SPECIAL NEWSLETTER BONUS EDITION! I figured you might need a smile right about now after working so hard today. So here goes: How to tell an engineer from a contractor If an engineer takes the train to work, he is likely to keep track of the miles traveled and the time elapsed between each station. He will keep these records for years in spiral notebooks and drive people crazy by sharing this useless drivel with them at a moment's notice. Contractors are different. Contractors rarely take trains. They take trucks! Successful mechanical contractors take limousines and sit in the back. An engineer is likely to say things such as, "Particulates of iron-oxide residue." A contractor, when asked to explain this same natural occurrence, will say, simply, "rust." Engineers subscribe to the Charles Dickens School of Writing, believing that the volume of their words will signify the value of their work. Contractors talk like the folks on Jerry Springer. Engineers wear rumpled suits. Contractors wear chinos and open-collar shirts, except for when they go to Atlantic City or Las Vegas. When at those place they will add gold chains to their chinos and open-collar shirts. This also applies to females in both professions, of course. If Madonna pulled up to a stop light next to a male engineer, rolled down her window and gave the guy a smile you could pour on a pancake, the engineer would ask her how many cubic inches her car's engine had. A male contractor, under the same circumstances, would be rifling through his glove compartment, looking for gold chains. An engineer will often have letters after his name on his business cards BS, MS, Ph.D., PE, and whatnot. A contractor will look at these letters and decide that this particular engineer has absolutely no knowledge of the real world. The more letters there are, the stronger the contractor's conviction will be. An engineer will hang his many diplomas over his desk. A contractor will hang a photograph of the Little League team his company sponsored last summer and feel just as proud. An engineer will often look around a boiler room, desperately trying to find the boiler, which he or she perceives to be a small, square, blue box with the block-letters, BOILER, written across it. A contractor will sometimes hold the blueprints upside-down and, not realizing they are indeed upside-down, proceed to install the boiler on the ceiling. Hey, what the engineer wants, the engineer gets! At lunch, engineers will order ice tea. Contractors will order beer. Engineers carry Palm Pilots containing the phone numbers, addresses, and other vital statistics of everyone they've ever met in their entire lives. They will spend years tapping this information into that thin box. Contractors have the same information, but they keep it on hundreds of Post-It notes stuck to the visors and dashboards of their trucks. Big mechanical contractors don't bother with any of this information because they're not going to call you back anyway. Engineers wear those watches with the calculators built into them. They tap at them nonstop with the tips of their Cross pens and pencils. Contractors wear Rolexes and flash them in your face as much as possible. Engineers watch A&E. Contractors watch ESPN. Engineers and contractors both stare at the architects, wondering what the heck is going on in their wacky heads. Engineers and contractors both love traditional design methods, but for different reasons. Engineers love traditional methods because it means they can just keep using the standard specifications they've had in their file cabinets since 1955. Contractors love tradition because it means they don't have to take time from their busy schedule to learn anything new. When it comes to hydronic-system design, both groups believe that 1955 was a very good year! Engineers think manufacturers reps are good guys because the reps give the engineers free catalogs filled with color pictures of the latest products, not that the engineers are planning to do anything with those catalogs. They just think the catalogs look cool up there on the shelf! Contractors also think manufacturers reps are wonderful because reps so easy to abuse. Engineers attend the ASHRAE conventions, wait on long lines for taxis, pay exorbitant amounts of money for hot dogs and ice tea, and actually attend to the meetings. Contractors attend the PHCC and MCA conventions, wait on shorter lines for taxis, skip the hot dogs, grab as many free brewskis as possible, and then go searching for nudie bars. Engineers write letters to the editors of trade journals. The editors have no idea what the engineers are talking about because the letters read like this, "Dear Sir, #@!$%^&*=1,253. So there!" Needless to say, all these letters get published exactly as is. Contractors write letters to the editors of trade journals that read like this: "I luv yur magazoon. Dont never chang!" Most editor will zealously edit these letters, feeling smug and superior all the while even though they can't figure out how the heating systems in their own homes work. In their leather briefcases, engineers tote those big Swiss Army knives with all the attachments. They will never actually use these, but they're content knowing that they're prepared. Contractors carry Leatherman tools on their belts and use them much too frequently to disassemble anything that's looks even remotely mechanical. A contractor will test a high-voltage circuit with the tips of his wet fingers and be honestly surprised when he gets thrown across the room by the hot, blue light (Hey, it worked the last time!). An engineer will write a 50,000-word specification granting authority (in the contractor's mind) to do basically the same thing, but only after the contractor submits suitable OSHA documentation as to the projected angle of his body's intended flight and terminal velocity. An engineer will look at the Leaning Tower of Pisa and come up with ways to straighten it out. A contractor will look at the Leaning Tower and figure out how many extras he's entitled to. As children, engineers collected baseball cards and memorized the players' statistics. As children, contractors used those same cards to gamble. A contractor goes to the theater and spends the night speculating on how he would heat this place. An engineer will sit down in the same theater, and already knowing how it's heated, set out to calculate the load in order to prove that the design engineer was wrong. After reading an article about antifreeze in hydronic radiant heating systems a contractor might send the author a note, thanking him for the information. An engineer will send the author a 5,000-word letter, chastising him for failing to mention in the article that antifreeze is also required in any Antarctic snowmelt application. How dare he overlook such an important detail! Doesn't he realize the damage he's bound to cause by such an oversight? And what of his editor? Shouldn't she have caught this glaring error as well? Shame, shame! If you're on a buffet line behind a group of engineers it will take you a very long time to get your sandwich because engineers are the most precise sandwich makers you will ever find. They don't make a sandwich; they build a sandwich. The meat must align with the cheese, and the tomatoes can't overlap the crust by more than a millimeter. Engineers are also expert at the mustard/mayo smear. Nothing ever drips, the sandwich specs are exact. Contractors on a buffet line? Those guys just eat as they go, wiping their mouths on their sleeves, smiling a lot, and belching. Engineers will write me indignant e-mails about this HeatingHelp newsletter. Contractors probably won't even read it because they're too busy trying to get around the plans and specs. Keep smiling!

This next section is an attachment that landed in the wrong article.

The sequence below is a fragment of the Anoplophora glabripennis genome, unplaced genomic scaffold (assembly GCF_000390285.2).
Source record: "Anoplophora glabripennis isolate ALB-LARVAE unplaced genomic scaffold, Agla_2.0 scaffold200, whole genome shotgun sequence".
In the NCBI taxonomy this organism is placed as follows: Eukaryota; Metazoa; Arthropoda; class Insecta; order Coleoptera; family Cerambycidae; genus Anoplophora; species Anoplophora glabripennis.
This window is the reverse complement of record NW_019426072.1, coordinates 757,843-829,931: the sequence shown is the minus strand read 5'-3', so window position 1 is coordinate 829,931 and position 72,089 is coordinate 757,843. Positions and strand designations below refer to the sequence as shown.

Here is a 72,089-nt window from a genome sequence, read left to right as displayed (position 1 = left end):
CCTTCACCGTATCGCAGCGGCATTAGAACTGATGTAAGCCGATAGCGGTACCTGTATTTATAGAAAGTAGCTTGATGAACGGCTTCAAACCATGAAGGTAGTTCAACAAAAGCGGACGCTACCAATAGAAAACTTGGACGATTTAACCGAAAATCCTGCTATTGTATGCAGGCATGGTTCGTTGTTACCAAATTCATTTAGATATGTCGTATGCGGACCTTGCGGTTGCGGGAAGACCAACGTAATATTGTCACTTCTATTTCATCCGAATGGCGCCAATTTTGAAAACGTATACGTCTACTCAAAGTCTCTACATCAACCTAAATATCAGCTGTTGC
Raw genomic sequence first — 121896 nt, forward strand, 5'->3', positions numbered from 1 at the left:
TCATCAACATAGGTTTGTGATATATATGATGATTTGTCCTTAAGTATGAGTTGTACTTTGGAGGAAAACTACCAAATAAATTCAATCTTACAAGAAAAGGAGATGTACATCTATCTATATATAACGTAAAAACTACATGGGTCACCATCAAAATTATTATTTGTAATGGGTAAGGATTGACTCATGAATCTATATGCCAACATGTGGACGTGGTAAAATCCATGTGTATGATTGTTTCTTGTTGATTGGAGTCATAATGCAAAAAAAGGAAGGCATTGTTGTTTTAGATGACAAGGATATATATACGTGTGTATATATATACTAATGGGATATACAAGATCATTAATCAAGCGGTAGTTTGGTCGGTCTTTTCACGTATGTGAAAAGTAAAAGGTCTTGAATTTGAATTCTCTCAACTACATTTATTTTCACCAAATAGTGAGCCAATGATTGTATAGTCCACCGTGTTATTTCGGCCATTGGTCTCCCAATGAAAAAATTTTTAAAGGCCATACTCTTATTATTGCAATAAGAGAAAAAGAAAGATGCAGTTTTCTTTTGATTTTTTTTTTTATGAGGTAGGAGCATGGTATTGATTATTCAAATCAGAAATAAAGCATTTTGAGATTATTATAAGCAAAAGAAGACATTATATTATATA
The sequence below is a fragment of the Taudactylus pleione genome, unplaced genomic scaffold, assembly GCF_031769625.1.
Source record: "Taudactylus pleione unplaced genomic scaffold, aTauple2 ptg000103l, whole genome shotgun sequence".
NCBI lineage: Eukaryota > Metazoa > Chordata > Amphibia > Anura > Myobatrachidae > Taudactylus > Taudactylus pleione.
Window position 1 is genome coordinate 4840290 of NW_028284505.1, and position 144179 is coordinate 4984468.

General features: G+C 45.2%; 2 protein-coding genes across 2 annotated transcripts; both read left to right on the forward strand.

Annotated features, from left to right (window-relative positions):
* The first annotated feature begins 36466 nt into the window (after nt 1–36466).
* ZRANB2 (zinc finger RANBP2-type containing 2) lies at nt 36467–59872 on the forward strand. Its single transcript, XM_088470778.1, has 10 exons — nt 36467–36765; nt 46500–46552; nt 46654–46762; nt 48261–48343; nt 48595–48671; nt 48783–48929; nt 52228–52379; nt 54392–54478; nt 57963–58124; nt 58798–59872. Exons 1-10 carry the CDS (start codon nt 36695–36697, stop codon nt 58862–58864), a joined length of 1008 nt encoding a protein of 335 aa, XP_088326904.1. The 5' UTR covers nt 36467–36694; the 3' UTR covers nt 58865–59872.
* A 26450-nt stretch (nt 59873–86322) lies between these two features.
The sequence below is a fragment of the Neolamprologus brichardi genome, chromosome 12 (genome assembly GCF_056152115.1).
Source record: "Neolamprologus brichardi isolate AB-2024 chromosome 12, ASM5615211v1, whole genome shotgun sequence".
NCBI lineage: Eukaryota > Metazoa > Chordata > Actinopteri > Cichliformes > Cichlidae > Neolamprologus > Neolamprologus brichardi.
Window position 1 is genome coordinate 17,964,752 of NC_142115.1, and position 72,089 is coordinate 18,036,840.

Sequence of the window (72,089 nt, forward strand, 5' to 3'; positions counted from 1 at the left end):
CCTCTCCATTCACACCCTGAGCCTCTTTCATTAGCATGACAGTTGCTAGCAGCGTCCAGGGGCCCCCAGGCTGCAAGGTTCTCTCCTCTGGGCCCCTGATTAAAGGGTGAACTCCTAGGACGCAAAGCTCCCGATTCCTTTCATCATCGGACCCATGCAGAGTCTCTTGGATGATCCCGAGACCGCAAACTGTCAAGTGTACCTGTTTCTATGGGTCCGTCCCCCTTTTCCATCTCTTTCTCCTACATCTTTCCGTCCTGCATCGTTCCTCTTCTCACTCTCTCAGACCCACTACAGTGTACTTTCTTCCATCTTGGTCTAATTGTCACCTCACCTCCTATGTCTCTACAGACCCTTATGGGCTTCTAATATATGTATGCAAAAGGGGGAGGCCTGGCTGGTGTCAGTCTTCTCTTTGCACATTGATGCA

BURNHAM REVOLUTION BOILER AQUASTAT VOLUNTARY REPLACEMENT PROGRAM This was posted on the Wall at today. It's important and I thought you would want to know about it as quickly as possible. Dan Holohan Rich Simons of Honeywell writes: We regret to inform anyone using the Burnham Revolution Boiler that we have discovered a flaw in our manufacturing and design practice that we believe will result in a shorter-than-expected life cycle of L7148F1059 Aquastats. This is not a safety issue, but is related to a defect in the input (thermostat) circuit that will result in a no heat call. This defect only affects the Burnham aquastat, not other electronic aquastats. While these devices will work beyond our normal warranty period, we are committed to delivering the quality that is expected of us by the industry. Therefore we are putting in place a voluntary replacement program for the L7148F1059. The details of this program are as follow: * Based on Burnham's sales records, we will be shipping to wholesalers/distributors one replacement kit for every Revolution Boiler purchased. These are at no cost. * This replacement package will contain a L8148E1299, a wiring harness, instructions, and a label. The box is designed to use for the return and labor bill submittal. * When these kits are received, we are asking the wholesaler/distributors to inform their Revolution Boiler customers of this potential failure and this voluntary replacement program. * Contractors are asked to replace existing L7148F1059 Aquastats and return defective devices in the same package. A form and return instructions will be in the package for labor reimbursement. Honeywell will reimburse contractors reasonable and customary labor charges up to $75.00 (plus postage) for this inconvenience. This Voluntary Replacement Program will be available through 2000, concluding 12/31/00. Letters detailing this program have already been sent to purchasing wholesalers/distributions and replacement kits have begun to ship. We expect to have all replacement kits shipped within the next four weeks. We sincerely apologize to those impacted by this defect and to the Burnham Corporation. Our goal is to have delighted customers of Honeywell products and Burnham heating equipment. If you have any questions, please call 1-800-328-8194 or speak with your Honeywell Account Manager. Sincerely, Richard Simons Residential Oil/Hydronics Business Director 763-954-6761 Mike Gordon of Burnham writes: Hello All; On behalf of Burnham, please accept my apology for the frustration caused by our problem. Your effort in locating and replacing these controls is very much appreciated. Note that replacing the controls is NOT mandatory but very much encouraged. The aquastats fail in a safe manner. Accordingly, any replacements can be scheduled to minimize travel time and disruptions to your business. Replacement kits will be available through the distributor where the Revolution was purchased. There is no charge for these kits. The replacement control (L8148E1299) is very easy to install and contains the Molex plugs to fit directly into the wiring harness of the Revolution boiler. There is no need to cut the harness or sort through the wiring. The boiler does not have to be drained to install the new control. I would also like to thank Honeywell for working with Burnham on this program. Testing of the controls indicated that they would fail well outside of the warranty period. Honeywell did not have to stand behind the aquastat like they have. Although we would always like to avoid this kind of problem, when something like this does happen, I can not think of a better partner to have than Honeywell. As always, if anyone has any questions or needs more information, please do not hesitate to contact me. Mike Gordon Burnham HOME...BACK...NEXT